Real estate's influence on newspapers

Should you believe everything you read in the property section of your newspaper? CHOICE investigates.
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04.No room for criticism

The relationship between media and real estate is apparently so cosy in some instances that big spenders are kept happy at all costs – even if it means forcing journalists to toe the line or rejecting competitors’ advertising dollars.

Terry Ryder says he resigned from The Courier Mail in the late 1990s because he wasn't able to write freely without being dictated to by the real estate industry. He says one of his articles, which criticised the auction process, received high-level complaints from the real estate industry and went straight to the senior people at the paper.

“I know through speaking with journalists over the years that they feel constrained. They know they will lose their job if they don’t toe the line, so they don’t write anything harshly critical of the industry, which is a major shame from the consumer’s point of view," Ryder says.

CH1011_RealEstate_WEBUnfavourable advertising banned

Neil Jenman spent a decade working as a real estate agent before turning to public speaking and publishing books about ethics in real estate.

“For 10 years the local newspapers haven’t allowed me to advertise my books,” he says. “Cumberland, News Ltd, the Leader newspapers in Victoria, and Quest in Brisbane have outright banned me.”

Sure enough, CHOICE has seen a copy of a memo sent to all branch managers and real estate sales consultants of Cumberland Newspapers stating: “Please be on the lookout for any attempt to have advertising for [Jenman’s] book Real Estate Mistakes placed for publication… any ads promoting this publication are not to be accepted for publication in any Cumberland newspaper” [Cumberland Newspapers’ emphasis, not ours].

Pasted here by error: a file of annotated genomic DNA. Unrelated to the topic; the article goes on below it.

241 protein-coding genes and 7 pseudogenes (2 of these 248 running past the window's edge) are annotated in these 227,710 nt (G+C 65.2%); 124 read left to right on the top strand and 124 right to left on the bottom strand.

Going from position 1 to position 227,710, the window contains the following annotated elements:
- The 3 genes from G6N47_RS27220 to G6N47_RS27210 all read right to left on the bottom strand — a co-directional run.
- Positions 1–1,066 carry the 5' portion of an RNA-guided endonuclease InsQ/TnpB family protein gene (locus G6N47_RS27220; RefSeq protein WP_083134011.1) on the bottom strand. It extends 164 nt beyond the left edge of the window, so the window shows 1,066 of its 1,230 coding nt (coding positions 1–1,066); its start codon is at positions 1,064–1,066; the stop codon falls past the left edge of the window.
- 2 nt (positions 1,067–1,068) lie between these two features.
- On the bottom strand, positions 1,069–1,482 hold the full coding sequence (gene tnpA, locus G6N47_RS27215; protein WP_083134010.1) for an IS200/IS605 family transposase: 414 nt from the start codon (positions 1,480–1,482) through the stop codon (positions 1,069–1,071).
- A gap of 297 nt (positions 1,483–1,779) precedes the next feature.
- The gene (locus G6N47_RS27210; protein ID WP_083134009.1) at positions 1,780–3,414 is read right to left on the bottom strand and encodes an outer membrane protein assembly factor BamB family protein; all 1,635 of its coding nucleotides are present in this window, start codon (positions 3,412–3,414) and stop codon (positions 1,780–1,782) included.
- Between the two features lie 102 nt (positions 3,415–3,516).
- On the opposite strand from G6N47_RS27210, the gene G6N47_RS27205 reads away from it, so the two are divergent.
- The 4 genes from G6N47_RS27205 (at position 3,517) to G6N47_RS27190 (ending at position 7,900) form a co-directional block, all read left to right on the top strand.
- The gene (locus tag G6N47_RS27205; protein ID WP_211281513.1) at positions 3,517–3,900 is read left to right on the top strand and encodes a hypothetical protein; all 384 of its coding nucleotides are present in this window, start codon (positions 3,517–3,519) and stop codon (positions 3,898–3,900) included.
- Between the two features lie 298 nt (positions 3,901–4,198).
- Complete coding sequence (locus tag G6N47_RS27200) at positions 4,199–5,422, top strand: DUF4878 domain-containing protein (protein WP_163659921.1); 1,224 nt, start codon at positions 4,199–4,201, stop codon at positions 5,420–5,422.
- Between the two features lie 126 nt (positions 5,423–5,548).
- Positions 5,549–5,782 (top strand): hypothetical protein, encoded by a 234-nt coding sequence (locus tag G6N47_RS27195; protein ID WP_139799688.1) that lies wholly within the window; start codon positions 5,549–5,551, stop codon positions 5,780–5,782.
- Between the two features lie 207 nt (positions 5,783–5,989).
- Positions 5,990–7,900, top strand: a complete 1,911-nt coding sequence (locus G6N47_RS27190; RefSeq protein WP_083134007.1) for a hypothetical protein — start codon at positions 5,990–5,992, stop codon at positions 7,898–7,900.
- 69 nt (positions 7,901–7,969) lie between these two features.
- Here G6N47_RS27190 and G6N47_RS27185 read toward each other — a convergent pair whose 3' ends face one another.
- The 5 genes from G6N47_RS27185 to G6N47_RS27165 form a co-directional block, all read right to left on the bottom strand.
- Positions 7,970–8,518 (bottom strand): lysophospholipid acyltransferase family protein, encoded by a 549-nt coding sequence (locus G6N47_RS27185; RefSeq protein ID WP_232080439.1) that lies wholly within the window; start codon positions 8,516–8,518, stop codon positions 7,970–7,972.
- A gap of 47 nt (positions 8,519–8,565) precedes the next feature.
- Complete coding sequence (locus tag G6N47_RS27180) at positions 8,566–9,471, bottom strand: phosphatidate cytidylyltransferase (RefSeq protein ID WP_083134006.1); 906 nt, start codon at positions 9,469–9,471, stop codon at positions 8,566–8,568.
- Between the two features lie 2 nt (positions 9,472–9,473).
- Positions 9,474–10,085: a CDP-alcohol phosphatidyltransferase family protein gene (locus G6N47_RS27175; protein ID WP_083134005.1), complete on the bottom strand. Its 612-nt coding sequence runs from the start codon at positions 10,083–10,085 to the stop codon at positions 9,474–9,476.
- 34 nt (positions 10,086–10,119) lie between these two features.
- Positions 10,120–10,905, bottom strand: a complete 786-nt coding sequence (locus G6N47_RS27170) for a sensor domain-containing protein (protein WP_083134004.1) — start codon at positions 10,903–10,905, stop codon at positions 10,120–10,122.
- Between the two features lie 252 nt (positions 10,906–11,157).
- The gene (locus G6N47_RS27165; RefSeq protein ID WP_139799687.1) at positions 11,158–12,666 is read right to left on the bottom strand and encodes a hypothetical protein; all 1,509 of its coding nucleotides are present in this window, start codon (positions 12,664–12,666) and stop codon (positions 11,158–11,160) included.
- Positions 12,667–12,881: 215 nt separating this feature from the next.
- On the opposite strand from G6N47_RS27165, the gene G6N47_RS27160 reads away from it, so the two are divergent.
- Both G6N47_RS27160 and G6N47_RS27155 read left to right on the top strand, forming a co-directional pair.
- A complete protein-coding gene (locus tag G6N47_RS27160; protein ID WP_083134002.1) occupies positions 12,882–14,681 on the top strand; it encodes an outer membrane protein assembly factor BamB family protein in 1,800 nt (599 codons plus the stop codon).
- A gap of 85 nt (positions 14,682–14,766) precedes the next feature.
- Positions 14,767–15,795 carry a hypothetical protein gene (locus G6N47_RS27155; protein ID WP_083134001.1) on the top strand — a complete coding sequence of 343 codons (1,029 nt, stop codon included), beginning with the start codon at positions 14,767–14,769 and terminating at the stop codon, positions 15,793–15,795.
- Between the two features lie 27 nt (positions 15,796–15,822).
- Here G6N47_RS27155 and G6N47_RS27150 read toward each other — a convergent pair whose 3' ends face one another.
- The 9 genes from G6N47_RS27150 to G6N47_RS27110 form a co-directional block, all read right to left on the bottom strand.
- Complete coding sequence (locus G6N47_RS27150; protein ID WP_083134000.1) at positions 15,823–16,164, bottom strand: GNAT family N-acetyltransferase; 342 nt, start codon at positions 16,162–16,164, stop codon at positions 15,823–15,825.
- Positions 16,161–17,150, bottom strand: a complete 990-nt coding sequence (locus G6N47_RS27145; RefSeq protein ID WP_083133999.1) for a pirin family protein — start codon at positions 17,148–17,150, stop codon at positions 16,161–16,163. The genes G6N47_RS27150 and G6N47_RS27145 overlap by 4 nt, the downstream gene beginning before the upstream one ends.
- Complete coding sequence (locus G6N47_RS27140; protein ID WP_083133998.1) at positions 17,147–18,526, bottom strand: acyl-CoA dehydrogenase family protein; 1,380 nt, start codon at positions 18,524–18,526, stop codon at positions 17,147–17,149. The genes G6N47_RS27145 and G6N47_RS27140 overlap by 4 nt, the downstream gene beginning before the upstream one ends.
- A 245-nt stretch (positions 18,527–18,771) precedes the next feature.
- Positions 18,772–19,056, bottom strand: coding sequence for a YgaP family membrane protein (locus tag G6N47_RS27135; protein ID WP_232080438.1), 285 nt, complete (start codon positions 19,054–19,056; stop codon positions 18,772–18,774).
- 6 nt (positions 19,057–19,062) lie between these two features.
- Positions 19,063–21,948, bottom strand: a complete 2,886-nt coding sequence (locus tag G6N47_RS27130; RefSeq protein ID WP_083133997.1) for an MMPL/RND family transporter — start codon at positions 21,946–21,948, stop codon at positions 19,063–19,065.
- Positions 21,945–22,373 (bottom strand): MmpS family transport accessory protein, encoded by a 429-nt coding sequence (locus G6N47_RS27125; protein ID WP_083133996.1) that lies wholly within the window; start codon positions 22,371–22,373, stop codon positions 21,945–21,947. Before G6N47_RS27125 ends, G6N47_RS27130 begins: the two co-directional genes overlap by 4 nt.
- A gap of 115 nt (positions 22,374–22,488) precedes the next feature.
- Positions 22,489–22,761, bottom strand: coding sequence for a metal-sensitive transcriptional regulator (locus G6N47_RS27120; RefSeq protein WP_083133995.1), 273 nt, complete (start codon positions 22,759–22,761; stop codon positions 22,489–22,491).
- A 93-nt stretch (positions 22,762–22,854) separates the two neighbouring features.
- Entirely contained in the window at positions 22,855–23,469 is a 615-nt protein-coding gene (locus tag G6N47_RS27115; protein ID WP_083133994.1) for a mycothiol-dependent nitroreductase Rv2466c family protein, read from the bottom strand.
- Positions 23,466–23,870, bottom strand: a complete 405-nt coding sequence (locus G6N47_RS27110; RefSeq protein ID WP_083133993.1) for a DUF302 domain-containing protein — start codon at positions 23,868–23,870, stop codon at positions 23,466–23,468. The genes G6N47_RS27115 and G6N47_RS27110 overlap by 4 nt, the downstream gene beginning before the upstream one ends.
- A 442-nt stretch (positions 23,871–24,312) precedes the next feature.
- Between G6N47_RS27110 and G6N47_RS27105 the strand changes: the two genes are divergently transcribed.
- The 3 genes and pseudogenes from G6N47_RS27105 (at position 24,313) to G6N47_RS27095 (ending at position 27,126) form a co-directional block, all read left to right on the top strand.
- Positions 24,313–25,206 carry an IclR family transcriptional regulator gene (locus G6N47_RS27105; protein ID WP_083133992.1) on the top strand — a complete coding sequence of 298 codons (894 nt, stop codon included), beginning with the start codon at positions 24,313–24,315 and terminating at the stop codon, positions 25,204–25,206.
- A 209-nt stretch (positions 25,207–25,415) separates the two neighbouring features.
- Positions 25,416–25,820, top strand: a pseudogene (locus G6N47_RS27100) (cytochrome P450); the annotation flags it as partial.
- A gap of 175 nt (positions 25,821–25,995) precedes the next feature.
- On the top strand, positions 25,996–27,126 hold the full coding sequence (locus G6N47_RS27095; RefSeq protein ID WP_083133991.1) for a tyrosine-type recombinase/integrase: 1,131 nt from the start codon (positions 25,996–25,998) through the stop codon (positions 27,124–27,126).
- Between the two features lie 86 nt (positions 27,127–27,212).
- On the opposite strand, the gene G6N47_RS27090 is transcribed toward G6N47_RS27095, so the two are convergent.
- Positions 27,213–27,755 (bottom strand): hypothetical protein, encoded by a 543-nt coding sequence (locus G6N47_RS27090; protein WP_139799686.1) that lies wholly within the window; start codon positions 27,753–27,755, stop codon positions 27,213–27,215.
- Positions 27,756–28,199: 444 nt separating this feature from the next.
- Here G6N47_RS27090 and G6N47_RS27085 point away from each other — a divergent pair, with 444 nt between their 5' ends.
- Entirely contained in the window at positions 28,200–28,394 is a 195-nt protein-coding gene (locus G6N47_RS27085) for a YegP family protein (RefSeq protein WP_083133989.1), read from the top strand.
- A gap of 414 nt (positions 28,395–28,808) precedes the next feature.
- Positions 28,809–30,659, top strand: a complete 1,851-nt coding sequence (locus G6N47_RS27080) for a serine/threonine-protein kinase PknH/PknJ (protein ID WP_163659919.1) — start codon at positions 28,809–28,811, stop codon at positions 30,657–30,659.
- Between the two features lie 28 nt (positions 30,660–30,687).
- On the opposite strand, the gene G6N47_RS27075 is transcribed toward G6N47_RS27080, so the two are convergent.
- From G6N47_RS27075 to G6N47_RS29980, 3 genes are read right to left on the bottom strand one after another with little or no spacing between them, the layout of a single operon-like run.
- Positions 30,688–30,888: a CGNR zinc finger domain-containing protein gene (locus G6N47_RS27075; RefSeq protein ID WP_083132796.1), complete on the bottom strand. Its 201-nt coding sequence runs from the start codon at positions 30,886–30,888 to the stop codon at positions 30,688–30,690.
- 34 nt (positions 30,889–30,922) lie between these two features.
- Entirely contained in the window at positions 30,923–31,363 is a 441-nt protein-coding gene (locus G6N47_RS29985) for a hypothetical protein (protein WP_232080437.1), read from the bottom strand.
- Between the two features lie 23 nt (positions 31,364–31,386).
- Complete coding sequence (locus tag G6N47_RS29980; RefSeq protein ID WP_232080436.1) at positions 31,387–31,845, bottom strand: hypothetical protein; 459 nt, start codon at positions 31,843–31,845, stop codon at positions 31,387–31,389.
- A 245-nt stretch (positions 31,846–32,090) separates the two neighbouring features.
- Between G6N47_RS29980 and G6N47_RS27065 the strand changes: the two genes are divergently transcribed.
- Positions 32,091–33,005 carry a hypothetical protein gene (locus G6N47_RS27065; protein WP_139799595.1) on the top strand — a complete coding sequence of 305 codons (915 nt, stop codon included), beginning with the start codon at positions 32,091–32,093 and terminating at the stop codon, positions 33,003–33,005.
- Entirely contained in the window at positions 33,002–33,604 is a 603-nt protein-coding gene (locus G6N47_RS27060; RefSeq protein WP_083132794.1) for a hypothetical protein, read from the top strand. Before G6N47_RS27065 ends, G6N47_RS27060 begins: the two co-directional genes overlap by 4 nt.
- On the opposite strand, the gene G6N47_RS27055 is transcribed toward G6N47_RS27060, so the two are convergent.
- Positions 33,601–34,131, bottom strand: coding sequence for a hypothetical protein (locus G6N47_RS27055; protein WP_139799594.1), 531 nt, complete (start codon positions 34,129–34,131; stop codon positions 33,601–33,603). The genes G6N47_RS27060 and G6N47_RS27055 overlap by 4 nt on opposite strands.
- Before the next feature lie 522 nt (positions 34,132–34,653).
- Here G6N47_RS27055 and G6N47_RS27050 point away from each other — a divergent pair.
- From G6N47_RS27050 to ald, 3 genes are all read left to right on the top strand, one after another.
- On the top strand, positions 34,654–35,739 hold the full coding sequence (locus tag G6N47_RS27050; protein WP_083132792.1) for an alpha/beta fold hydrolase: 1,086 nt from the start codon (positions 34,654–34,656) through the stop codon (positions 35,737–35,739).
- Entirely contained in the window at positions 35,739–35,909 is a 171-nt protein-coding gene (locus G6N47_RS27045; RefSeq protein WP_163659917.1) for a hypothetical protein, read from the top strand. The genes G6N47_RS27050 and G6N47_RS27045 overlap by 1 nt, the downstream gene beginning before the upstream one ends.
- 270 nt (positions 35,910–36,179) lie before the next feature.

Alan Smith admits to being one of the architects of this memo. “The view we held at the time was that we needed to be careful of his material because it was just sensational headline type stuff to promote his own brand. We didn’t refuse to advertise the books completely. That was the initial advice, but we were happy to take those ads in the general news, just not in the real estate section.”

Greg Cooper from Cooper Newman Real Estate in Burwood, Victoria, has also had his advertisement rejected, this time by Melbourne’s Whitehorse Leader newspaper on 2 September 2011. The reason? Sellers are often contractually bound to reimburse real estate agents for advertising, regardless of whether a property sells. Cooper, who is accredited by Neil Jenman, offered to pay the bill, stating: “Trapped with an advertising bill and no sale? Talk to us about a solution.”

“They believed readers might view those words as a negative toward advertising,” says Cooper. “Two hours before deadline, they said they would run it provided we removed the words, which I refused. A lot of our ads have been blocked. I would say it was likely other agents complaining. It’s because they have more advertising.”

The Whitehorse Leader confirmed to CHOICE that the advertisement could not be run unless Cooper agreed to remove the reference to advertising costs.


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